(With apologies to the Beatles and their respective spouses/estates for the reference to the maudlin “Sgt. Peppers” track).
Well, everyone, it’s been a great seven months working from home as a sole practitioner, but in a matter of days, my stint as a consultant is over. On Monday, December 5, I will be joining InkHouse as a senior vice president, leading the east coast office’s enterprise technology practice and marking my return to tech PR agency life with an impressive roster of colleagues and clients alike.
Interestingly, I’ll be joining InkHouse essentially twenty years after I started my career in tech PR — all spent in agencies, except for these last seven months as a sole practitioner.
Seasoned Veteran Lends Two Decades ofzzzzzzz …
I’m trying to share my excitement about InkHouse without sounding like a bad personnel press release quote (oh, by the way, look for that the week of the 12th) — without using the words “thrilled,” “excited,” and, dear God, “seasoned veteran” (or whatever phrase one uses to make the new hire sound “experienced,” rather than “old” or “grizzled”).
It is a delicate balance: to the PR practitioner, writing a press release for a senior hire without resorting to cliche is akin to the task of describing 44-year old Jamie Moyer making a start for the Phillies was for the sports journalist without using the words “old,” “slow” or (*shudder*) “crafty.”
And one note: I’ve “banged out” MANY of these releases throughout the years … and while the author’s belief may be that the new hire’s quote doesn’t really matter much, trust me, as the subject, it matters WAY more than you think. In fact, to uphold my end of the deal, I will read my press release quote aloud in front of a mirror at some point, so I DID say the words attributed to me.
So back to avoiding the forbidden press release words: having met (and actually worked) with some of the team, I am certainly impressed by the creativity, enthusiasm, candor and kindness of everyone I’ve met and positively giddy about the opportunity.
I couldn’t have done with without the support of my family and friends; additionally, many smart marketing, public relations and consulting professionals generously shared their time and expertise. And of course, thank you to the clients who took a chance on this “seasoned veteran” starting out on his own. If it “takes a village” to raise a child, it takes a sizable task force to
In closing, here are the seven takeaways (for the following reasons: 7=lucky; 7=1 per month; and I couldn’t think of 8) from my brief time in the world of consultant/sole practitioner:
- If you have been doing PR for awhile and the opportunity presents itself, agency folk should try a stint as a sole-practitioner. It’s a great way to remember why you liked public relations in the first place, and how much work many so-called “junior people” at firms do every day. For example, I did more media relations and article ghostwriting than I had in the past few years, and had forgotten I really enjoy it.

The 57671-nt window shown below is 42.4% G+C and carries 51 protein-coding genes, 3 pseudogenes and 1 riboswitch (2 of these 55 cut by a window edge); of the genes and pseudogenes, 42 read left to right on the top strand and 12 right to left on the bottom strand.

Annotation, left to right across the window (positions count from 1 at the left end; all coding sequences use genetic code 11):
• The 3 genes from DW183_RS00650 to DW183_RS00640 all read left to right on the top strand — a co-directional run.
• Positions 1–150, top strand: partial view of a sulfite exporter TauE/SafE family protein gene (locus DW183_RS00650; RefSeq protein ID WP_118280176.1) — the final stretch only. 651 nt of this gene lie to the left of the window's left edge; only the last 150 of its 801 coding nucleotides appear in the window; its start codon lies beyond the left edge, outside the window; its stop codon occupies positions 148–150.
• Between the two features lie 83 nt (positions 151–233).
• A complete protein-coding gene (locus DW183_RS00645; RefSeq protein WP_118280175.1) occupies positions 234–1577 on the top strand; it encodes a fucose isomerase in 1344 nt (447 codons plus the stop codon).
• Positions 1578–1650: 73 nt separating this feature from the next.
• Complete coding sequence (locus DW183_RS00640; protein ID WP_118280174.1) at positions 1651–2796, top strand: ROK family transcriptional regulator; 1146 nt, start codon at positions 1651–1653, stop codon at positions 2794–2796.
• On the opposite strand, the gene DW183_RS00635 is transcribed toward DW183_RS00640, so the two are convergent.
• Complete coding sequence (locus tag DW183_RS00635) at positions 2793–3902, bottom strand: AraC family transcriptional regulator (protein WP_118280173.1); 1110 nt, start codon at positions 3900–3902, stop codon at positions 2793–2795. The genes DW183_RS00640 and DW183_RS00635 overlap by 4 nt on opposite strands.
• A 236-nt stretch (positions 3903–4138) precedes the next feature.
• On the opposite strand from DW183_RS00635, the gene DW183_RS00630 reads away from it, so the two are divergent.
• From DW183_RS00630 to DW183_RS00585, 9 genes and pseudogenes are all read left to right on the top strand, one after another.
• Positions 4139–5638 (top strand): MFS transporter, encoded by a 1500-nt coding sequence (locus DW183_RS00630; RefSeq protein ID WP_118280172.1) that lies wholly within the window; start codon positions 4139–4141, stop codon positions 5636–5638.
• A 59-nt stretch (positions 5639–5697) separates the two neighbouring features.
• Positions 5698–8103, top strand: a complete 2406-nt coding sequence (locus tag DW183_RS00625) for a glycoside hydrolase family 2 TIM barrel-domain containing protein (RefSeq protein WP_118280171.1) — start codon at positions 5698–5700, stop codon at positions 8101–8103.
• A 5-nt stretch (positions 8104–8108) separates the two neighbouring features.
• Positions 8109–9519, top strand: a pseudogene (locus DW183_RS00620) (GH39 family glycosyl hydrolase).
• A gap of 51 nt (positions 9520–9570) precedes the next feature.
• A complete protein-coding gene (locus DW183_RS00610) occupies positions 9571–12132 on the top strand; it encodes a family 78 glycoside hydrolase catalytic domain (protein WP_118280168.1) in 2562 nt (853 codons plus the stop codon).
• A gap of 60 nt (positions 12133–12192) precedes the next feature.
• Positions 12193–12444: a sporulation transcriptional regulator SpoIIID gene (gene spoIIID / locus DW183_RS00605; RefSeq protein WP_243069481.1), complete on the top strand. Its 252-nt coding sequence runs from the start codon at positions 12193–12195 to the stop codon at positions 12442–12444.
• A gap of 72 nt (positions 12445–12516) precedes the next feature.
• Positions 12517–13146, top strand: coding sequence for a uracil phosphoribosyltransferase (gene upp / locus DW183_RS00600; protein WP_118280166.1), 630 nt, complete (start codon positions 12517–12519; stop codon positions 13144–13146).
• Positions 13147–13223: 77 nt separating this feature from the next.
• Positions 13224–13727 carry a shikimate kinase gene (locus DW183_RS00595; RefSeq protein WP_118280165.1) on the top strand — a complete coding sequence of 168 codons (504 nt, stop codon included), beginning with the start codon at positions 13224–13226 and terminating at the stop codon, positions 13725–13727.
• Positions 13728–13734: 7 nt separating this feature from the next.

- When you’re a single-person shop, it truly forces you to focus ONLY on what really moves the needle. Anything extra creates more work (for you) and if it doesn’t deliver results, it’s really not worth doing. In short, this is a great reminder as I return to agency life — there’s always “stuff” you can do, but if it doesn’t lead to a larger goal, don’t do it.
- I stated this earlier, but it IS possible to truly embrace the life of “squatting,” (that is, finding places to work when you have an hour or so between in-person meetings) primarily because working out of coffee shops and hotel lobbies enables you to actually see other people (and enjoy coffee and WiFi). It can also make you feel really, really alone.
- Don’t be afraid to ask for help from others who have done it. There were some days when I felt positively overwhelmed, with a swirl of thoughts going like this: “How much business is too much? Oh God, I have too much. Oh God, I don’t have enough. Why did I promise that? I should have promised more, right? Should I rent an office or a shared space? Why won’t my kids help me proofread things? How did I possibly transpose the phone number digits on my business cards? Do these khakis make me look fat?” And usually, meeting up for coffee with one of the surprising number of single-practitioners in Boston would qualm my fears, or at the very least confirm that I’m just nuts, and everything’s going to be fine.
- When spending $5 on a company logo, you will get a nice logo. You will not get something resembling the Hartford Whalers logo with its genius use of negative space, no matter how hard you try.
- As I mentioned before, take every meeting you can–and be sure to pay it forward. At first blush, it may not hold much promise, but you’ll get something out of EVERY meeting. If not, you’re not working hard enough.
- The perils of working from home include 1) access to snacks that is much, much too easy; 2) a decline in your daily step count from 10,000 to maybe 400 (the FitBit was put away in July after I declared it was done “shaming me”); 3) occasional bouts of loneliness that will make you have conversations with your mailman (Sal) that last too long and make everyone uncomfortable. I am looking forward to being part of a team and will cop to whistling the Tegan and Sara/Lonely Island song “Everything is Awesome” from The Lego Movie, particularly the line “everything is cool when you’re part of a team,” completely discounting the song’s dark undertones and taking the lyrics at face value. (Another peril of working from home: overthinking song lyrics from blockbuster family movies.)
Be sure to drop me a line at ed at inkhouse (dot) com starting Monday, 12/5. Thanks for reading and here’s to the adventure ahead. And if anyone would like 250 or so gently-used business cards, please let me know.